Statin therapy has been used for decades to lower cholesterol with the goal of reducing mortality and preventing cardiovascular problems such as heart attacks and strokes. Hims & Hers announced a new service offering for health consumers and clinicians concerned about heart health called Heart Health by Hims.
This is Hims & Hers’ first foray into cardiovascular health, working in collaboration with the American College of Cardiology (ACC). ACC clinical guidelines will inform the Hims’ provider platform for the program.
“Prevention is the ideal mechanism to decrease cardiovascular events and ensure optimal heart health and requires an infrastructure for screening individuals and empowering them to actively reduce risk factors like cholesterol levels before heart disease develops,” Dr. Ami Bhatt, Chief Innovation Office for the ACC is quoted in the press release.
Hims & Hers will also ally with Labcorp to be the patient channel/front door to lab-based heart health testing, the results of which will flow into Hims & Hers’ electronic medical record.
Hims started its life first as a destination for men’s health, and in particular, as a direct-to-consumer offering for erectile dysfunction. Focusing on that condition required developing trusted relationships with men across generations — as Hims wanted to reach, in their words, “millions of fathers, sons, grandfathers and husbands” to address multiple health issues. Heart disease is the #1 cause of death for men worldwide, so Hims seeks this heart-health mission as core to its growth and mission.
ED symptoms can precede cardiovascular disease by two to three years in advance, and with that in mind, this strategy for Heart Health by Hims was born.
The approach will build on patient research into medication adherence which has found that simplifying drug regimens can improve adherence — such as offering a single-pill combination therapy addressing both ED and high cholesterol.
Here’s a video where Co-founder and CEO Andrew Dudum talks about the program.
Health Populi’s Hot Points: The drivers of heart health (aka Social Determinants of Health, or SDoH) are numerous and most modifiable at the individual and community level. The profound impacts that nutrition, fitness and exercise, and education have on a person’s well-being bolster cardiovascular health.
These factors are influenced and shaped by public policy at local, state, and national/Federal levels.
Access to health insurance/care coverage, too, is a key driver of health. Increasingly, and accelerated in the pandemic, more patients as health consumers have taken on self-care seeking services and products to consume at home and in the community. More people seek healthy food to bolster various aspects of their well-being and/or to address medical conditions (like heart disease, or preventing it).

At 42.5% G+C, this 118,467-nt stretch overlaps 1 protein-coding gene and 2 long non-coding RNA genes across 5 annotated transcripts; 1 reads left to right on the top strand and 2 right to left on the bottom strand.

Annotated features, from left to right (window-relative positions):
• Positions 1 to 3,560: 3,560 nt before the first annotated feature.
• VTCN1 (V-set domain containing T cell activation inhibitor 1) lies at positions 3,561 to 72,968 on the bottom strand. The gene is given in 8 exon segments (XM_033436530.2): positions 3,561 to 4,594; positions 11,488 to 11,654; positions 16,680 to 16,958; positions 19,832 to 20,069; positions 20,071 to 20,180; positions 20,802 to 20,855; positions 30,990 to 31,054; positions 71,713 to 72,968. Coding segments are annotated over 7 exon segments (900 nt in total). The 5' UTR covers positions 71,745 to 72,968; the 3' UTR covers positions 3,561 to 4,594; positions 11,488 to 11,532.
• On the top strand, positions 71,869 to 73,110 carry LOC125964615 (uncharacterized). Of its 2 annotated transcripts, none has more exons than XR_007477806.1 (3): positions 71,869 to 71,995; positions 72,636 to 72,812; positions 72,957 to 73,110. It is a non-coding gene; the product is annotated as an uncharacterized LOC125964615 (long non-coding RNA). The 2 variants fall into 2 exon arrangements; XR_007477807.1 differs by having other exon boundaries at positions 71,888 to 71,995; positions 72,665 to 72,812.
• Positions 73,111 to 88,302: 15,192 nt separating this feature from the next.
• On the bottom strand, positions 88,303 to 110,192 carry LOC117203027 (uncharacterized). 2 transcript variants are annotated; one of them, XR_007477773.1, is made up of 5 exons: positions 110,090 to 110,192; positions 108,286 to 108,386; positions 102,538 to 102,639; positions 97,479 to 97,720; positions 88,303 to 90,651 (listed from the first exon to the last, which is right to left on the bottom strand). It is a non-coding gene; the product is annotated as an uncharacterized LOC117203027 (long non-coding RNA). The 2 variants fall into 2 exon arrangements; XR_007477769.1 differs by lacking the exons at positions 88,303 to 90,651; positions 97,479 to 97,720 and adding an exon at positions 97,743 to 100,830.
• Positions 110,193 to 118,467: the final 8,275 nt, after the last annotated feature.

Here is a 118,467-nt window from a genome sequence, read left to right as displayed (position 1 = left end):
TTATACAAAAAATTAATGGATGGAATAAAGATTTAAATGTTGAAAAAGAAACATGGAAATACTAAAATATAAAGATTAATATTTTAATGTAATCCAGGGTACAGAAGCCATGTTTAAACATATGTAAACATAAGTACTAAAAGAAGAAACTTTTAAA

Consider this ecosystem diagram from the World Heart Federation, roadmap for digital health in cardiology.
It’s a circular, iterative process of empowering patients and providers, improving long-term patient outcomes and patient experience, promoting universal health services coverage, and ultimately reducing health care costs.
More patients as consumers are adopting and sticking with digital health devices — in the case of heart health, blood pressure monitors and smartwatches that have incorporated sensors for heart rate and other CV metrics — along with tracking food, exercise, and mood, all important components for holistic health. U.S. consumers’ purchases of wearable tech and tech for health will persist in 2023, according to the latest read from the Consumer Technology Association — but would be bolstered through more clinical prescribing-recommending and subsidizing by health plans and employers.
The Heart Health by Hims program, in partnership with ACC, is an example of the growing ecosystem for retail health where homes are re-imagined as personal sites for health. In this case, bolstering two aspects of health at once, ED and heart health, helps the consumer bring together and streamline care in terms of health information, medication, lab testing, and professional/clinical advice and intervention through a trusted professional organization (the ACC).
One can imagine incorporating food and recipes, a grocery store or food ecommerce partner, and fitness collaborator (say, gym chain or digital fitness/wearable vendor) in this mix.